Notwithstanding the recent visit to Palm Springs for Modernism Week, I still have yet to visit nearby Sunnylands, the so-called Camp David of the West in its heyday, when it was the private residence of the Annenbergs, Ambassador Walter Annenberg and his wife Leonore — these are Mitch’s photos. He was able to saunter over for a quick look since the condo a friend loaned him for the talk overlooked the Sunnylands golf course. The Annenbergs’ house was designed by MCM architect A. Quincy Jones in 1963, but Sunnylands, to my mind, is all about the fairly new desert garden and its spectacular mass plantings of palo verde trees, succulents and cacti. In 2006 the Annenberg Foundation Trust commissioned the Office of James Burnett landscape architecture firm to create a 9-acre garden on the 200-acre site which was the Annenbergs’ desert retreat. OJB’s work earned the Honor Award in 2012 from the American Society of Landscape Architects.
I knew the Annenberg name only from seeing it scroll across my tv screen when watching my local PBS station. In reading up on Sunnylands, I impatiently swiped aside accounts of the international summits, diplomatic triumphs, and art collection donated to the Metropolitan to indulge an admittedly crass curiosity: Where did the Annenberg fortune come from? Like Hearst, the source of Annenberg’s wealth was print media, which he later expanded into radio and television. Annenberg grew his father’s publishing acquisitions into the company Triangle Publications, which ultimately included a lucrative roster of publications like TV Guide, Seventeen, the Daily Racing Form. Annenberg’s fortune was also channeled into heroic-scale philanthropy and supported an abiding sense of public service.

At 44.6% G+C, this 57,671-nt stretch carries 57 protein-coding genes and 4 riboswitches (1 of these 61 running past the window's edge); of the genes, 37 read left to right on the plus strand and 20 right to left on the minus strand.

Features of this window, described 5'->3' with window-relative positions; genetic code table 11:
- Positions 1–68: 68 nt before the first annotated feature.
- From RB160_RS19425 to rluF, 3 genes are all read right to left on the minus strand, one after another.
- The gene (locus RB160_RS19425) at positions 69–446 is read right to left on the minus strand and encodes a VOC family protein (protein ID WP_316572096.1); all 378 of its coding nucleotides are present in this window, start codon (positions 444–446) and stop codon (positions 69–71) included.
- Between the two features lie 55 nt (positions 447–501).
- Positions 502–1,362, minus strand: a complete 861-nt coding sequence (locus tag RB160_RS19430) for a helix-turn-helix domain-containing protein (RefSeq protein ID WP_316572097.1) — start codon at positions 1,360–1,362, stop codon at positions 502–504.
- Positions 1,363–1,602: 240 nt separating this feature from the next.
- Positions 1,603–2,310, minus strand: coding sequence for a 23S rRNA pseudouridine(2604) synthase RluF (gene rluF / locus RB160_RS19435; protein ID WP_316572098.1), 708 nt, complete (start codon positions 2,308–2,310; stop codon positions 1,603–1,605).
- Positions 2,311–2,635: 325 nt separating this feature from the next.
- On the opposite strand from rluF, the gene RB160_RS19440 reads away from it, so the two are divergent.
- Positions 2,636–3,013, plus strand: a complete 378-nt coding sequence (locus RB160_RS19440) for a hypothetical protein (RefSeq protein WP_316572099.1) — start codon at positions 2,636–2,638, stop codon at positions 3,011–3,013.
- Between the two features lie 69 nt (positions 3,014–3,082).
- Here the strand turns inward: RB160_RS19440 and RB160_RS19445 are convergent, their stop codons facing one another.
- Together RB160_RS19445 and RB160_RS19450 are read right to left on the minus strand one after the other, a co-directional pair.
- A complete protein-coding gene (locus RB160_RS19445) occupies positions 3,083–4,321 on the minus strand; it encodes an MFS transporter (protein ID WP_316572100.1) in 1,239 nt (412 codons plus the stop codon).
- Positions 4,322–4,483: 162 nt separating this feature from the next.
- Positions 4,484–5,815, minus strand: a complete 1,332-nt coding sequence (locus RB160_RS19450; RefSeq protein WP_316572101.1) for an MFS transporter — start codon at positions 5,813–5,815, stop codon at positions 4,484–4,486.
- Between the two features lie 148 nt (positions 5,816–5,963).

From OJB’s website:
- The project utilizes just 20% of the water allocation from Coachella Valley Water District.
- The project uses 100% on-site stormwater retention.
- High-efficiency capillary irrigation zones are independently controlled by soil and moisture censored monitors to reduce water use.
- The user experiences stormwater features through garden paths which integrate grading, planting, water capture, and water storage.
Still on my must-see list: Sunnylands, Rancho Mirage, California.
Sexy! Thanks for sharing the Mitch’s photos and more of the backstory.
How did your talk go? Unfortunate, you were so close but unable to visit Sunnylands. Just means you will need to go back. The plant palette and composition is stunning.
@Loree, I’m hoping to share more soon!
@Elaine, the talk went unbelievably well. Huge relief. I’m hoping to get snippets up on the blog soon. It was 45 minutes long so will be best broken up into small chunks.